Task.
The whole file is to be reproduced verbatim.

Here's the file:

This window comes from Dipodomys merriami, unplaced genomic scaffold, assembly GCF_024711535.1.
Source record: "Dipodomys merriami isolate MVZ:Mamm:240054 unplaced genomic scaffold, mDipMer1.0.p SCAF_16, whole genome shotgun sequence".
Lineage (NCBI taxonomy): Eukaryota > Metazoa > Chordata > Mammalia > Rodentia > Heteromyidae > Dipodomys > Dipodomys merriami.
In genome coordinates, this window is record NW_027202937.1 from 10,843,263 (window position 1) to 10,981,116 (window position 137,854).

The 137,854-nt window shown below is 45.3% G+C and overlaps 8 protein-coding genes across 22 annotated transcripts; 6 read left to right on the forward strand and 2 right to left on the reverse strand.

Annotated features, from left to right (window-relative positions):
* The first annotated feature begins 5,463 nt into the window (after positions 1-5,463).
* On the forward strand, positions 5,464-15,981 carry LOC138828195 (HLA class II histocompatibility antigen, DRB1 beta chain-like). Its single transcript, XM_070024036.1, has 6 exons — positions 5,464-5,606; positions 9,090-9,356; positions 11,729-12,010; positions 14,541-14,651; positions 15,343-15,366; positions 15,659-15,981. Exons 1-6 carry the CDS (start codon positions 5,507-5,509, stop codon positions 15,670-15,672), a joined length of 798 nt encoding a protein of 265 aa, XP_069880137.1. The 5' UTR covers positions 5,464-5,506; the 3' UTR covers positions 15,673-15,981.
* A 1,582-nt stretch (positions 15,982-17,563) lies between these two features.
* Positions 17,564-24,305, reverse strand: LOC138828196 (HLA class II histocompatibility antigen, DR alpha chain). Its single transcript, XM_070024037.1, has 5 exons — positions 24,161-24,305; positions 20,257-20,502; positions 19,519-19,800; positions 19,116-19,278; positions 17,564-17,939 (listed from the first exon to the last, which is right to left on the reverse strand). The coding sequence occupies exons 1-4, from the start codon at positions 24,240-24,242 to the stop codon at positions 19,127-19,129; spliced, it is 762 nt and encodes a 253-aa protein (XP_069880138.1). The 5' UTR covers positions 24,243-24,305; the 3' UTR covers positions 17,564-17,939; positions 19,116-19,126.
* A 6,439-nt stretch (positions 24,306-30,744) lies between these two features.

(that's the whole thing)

This window comes from Dipodomys merriami, unplaced genomic scaffold, assembly GCF_024711535.1.
Source record: "Dipodomys merriami isolate MVZ:Mamm:240054 unplaced genomic scaffold, mDipMer1.0.p SCAF_16, whole genome shotgun sequence".
Lineage (NCBI taxonomy): Eukaryota > Metazoa > Chordata > Mammalia > Rodentia > Heteromyidae > Dipodomys > Dipodomys merriami.
In genome coordinates, this window is record NW_027202937.1 from 10,843,263 (window position 1) to 10,981,116 (window position 137,854).

The 137,854-nt window shown below is 45.3% G+C and overlaps 8 protein-coding genes across 22 annotated transcripts; 6 read left to right on the forward strand and 2 right to left on the reverse strand.

Annotated features, from left to right (window-relative positions):
* The first annotated feature begins 5,463 nt into the window (after positions 1-5,463).
* On the forward strand, positions 5,464-15,981 carry LOC138828195 (HLA class II histocompatibility antigen, DRB1 beta chain-like). Its single transcript, XM_070024036.1, has 6 exons — positions 5,464-5,606; positions 9,090-9,356; positions 11,729-12,010; positions 14,541-14,651; positions 15,343-15,366; positions 15,659-15,981. Exons 1-6 carry the CDS (start codon positions 5,507-5,509, stop codon positions 15,670-15,672), a joined length of 798 nt encoding a protein of 265 aa, XP_069880137.1. The 5' UTR covers positions 5,464-5,506; the 3' UTR covers positions 15,673-15,981.
* A 1,582-nt stretch (positions 15,982-17,563) lies between these two features.
* Positions 17,564-24,305, reverse strand: LOC138828196 (HLA class II histocompatibility antigen, DR alpha chain). Its single transcript, XM_070024037.1, has 5 exons — positions 24,161-24,305; positions 20,257-20,502; positions 19,519-19,800; positions 19,116-19,278; positions 17,564-17,939 (listed from the first exon to the last, which is right to left on the reverse strand). The coding sequence occupies exons 1-4, from the start codon at positions 24,240-24,242 to the stop codon at positions 19,127-19,129; spliced, it is 762 nt and encodes a 253-aa protein (XP_069880138.1). The 5' UTR covers positions 24,243-24,305; the 3' UTR covers positions 17,564-17,939; positions 19,116-19,126.
* A 6,439-nt stretch (positions 24,306-30,744) lies between these two features.